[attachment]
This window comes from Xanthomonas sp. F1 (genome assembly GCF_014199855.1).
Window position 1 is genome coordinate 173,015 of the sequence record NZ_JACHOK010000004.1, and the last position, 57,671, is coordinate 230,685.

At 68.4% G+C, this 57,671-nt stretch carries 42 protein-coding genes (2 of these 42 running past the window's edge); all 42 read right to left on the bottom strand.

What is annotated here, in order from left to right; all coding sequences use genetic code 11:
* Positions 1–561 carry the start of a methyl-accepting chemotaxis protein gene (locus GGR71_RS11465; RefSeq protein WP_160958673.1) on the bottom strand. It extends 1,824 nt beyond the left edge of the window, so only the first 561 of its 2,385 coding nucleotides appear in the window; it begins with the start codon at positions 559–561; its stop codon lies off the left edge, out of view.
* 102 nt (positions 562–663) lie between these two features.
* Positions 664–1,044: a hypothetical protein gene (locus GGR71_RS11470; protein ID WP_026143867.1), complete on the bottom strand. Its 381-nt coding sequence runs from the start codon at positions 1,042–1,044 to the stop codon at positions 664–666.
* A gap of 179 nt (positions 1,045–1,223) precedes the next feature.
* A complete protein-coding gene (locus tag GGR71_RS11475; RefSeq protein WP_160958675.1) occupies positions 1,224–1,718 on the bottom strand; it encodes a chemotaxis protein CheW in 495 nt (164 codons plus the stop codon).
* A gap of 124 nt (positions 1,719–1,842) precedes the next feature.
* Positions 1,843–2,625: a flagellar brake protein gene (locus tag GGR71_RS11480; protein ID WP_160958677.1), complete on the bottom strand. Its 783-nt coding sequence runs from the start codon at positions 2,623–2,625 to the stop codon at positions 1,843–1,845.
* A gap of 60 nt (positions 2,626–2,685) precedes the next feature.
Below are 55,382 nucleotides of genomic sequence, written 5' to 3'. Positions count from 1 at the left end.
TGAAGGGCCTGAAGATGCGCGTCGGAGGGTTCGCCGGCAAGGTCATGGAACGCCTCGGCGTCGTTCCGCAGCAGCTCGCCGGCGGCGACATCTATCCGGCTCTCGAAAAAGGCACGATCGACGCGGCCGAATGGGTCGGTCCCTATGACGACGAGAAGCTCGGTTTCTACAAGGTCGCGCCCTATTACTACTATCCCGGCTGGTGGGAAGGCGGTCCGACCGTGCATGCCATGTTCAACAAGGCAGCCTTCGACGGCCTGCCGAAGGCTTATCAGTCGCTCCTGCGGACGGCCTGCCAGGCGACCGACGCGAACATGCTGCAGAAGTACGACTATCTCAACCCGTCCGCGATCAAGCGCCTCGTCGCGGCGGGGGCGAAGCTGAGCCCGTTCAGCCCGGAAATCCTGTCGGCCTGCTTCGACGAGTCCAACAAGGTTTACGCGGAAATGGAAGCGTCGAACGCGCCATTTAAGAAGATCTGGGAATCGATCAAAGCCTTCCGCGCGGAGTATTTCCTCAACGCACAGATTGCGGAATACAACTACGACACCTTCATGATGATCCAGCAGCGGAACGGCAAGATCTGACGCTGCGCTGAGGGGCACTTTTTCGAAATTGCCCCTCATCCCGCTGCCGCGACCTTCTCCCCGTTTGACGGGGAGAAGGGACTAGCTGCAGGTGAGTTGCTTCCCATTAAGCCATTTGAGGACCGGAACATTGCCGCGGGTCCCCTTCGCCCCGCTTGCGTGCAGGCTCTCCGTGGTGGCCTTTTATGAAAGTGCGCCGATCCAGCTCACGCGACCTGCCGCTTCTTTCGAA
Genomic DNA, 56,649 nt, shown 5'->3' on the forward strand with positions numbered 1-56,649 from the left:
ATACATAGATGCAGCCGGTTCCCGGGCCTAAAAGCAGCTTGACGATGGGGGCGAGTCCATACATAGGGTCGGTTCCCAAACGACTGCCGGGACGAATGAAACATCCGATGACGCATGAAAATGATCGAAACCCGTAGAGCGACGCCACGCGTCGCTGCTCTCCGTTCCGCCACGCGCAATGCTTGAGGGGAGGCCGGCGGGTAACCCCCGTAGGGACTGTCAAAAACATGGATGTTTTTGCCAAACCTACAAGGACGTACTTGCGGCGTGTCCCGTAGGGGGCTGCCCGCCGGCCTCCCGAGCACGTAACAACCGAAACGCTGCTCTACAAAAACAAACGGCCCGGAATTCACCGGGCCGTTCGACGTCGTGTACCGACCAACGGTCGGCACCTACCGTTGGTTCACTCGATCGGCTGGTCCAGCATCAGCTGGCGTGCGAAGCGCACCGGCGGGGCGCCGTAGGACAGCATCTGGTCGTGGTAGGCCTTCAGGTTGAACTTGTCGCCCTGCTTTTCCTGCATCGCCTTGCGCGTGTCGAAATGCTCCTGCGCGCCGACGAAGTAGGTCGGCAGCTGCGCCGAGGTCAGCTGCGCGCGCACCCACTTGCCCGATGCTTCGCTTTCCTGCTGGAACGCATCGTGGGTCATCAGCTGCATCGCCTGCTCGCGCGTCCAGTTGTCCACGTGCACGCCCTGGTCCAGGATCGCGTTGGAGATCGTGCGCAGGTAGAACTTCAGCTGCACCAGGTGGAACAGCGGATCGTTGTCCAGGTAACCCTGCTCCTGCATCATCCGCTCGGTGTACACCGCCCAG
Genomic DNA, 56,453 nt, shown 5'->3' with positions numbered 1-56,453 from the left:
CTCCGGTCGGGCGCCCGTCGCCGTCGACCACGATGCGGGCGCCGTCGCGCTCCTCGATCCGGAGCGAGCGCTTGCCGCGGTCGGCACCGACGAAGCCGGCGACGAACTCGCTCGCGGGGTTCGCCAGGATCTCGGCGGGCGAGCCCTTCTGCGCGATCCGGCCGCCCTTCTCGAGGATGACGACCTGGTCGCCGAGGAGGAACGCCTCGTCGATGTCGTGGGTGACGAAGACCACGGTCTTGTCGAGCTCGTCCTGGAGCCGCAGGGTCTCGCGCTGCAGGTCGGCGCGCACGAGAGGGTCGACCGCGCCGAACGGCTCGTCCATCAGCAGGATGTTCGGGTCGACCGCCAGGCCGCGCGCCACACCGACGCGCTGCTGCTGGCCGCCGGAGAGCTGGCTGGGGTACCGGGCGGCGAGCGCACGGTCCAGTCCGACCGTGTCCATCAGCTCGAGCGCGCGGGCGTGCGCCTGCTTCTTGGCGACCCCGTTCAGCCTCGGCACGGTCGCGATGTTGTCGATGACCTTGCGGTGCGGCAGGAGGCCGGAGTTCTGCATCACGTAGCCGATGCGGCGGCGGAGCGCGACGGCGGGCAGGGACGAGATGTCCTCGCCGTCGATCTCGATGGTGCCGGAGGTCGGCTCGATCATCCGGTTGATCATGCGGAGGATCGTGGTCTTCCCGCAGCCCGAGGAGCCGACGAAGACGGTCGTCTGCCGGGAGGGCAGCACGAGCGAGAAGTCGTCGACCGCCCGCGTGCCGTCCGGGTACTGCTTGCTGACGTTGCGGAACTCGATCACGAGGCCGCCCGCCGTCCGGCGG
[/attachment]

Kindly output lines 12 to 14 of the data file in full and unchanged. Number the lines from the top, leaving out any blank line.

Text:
* A gap of 60 nt (positions 2,626–2,685) precedes the next feature.
Below are 55,382 nucleotides of genomic sequence, written 5' to 3'. Positions count from 1 at the left end.
TGAAGGGCCTGAAGATGCGCGTCGGAGGGTTCGCCGGCAAGGTCATGGAACGCCTCGGCGTCGTTCCGCAGCAGCTCGCCGGCGGCGACATCTATCCGGCTCTCGAAAAAGGCACGATCGACGCGGCCGAATGGGTCGGTCCCTATGACGACGAGAAGCTCGGTTTCTACAAGGTCGCGCCCTATTACTACTATCCCGGCTGGTGGGAAGGCGGTCCGACCGTGCATGCCATGTTCAACAAGGCAGCCTTCGACGGCCTGCCGAAGGCTTATCAGTCGCTCCTGCGGACGGCCTGCCAGGCGACCGACGCGAACATGCTGCAGAAGTACGACTATCTCAACCCGTCCGCGATCAAGCGCCTCGTCGCGGCGGGGGCGAAGCTGAGCCCGTTCAGCCCGGAAATCCTGTCGGCCTGCTTCGACGAGTCCAACAAGGTTTACGCGGAAATGGAAGCGTCGAACGCGCCATTTAAGAAGATCTGGGAATCGATCAAAGCCTTCCGCGCGGAGTATTTCCTCAACGCACAGATTGCGGAATACAACTACGACACCTTCATGATGATCCAGCAGCGGAACGGCAAGATCTGACGCTGCGCTGAGGGGCACTTTTTCGAAATTGCCCCTCATCCCGCTGCCGCGACCTTCTCCCCGTTTGACGGGGAGAAGGGACTAGCTGCAGGTGAGTTGCTTCCCATTAAGCCATTTGAGGACCGGAACATTGCCGCGGGTCCCCTTCGCCCCGCTTGCGTGCAGGCTCTCCGTGGTGGCCTTTTATGAAAGTGCGCCGATCCAGCTCACGCGACCTGCCGCTTCTTTCGAA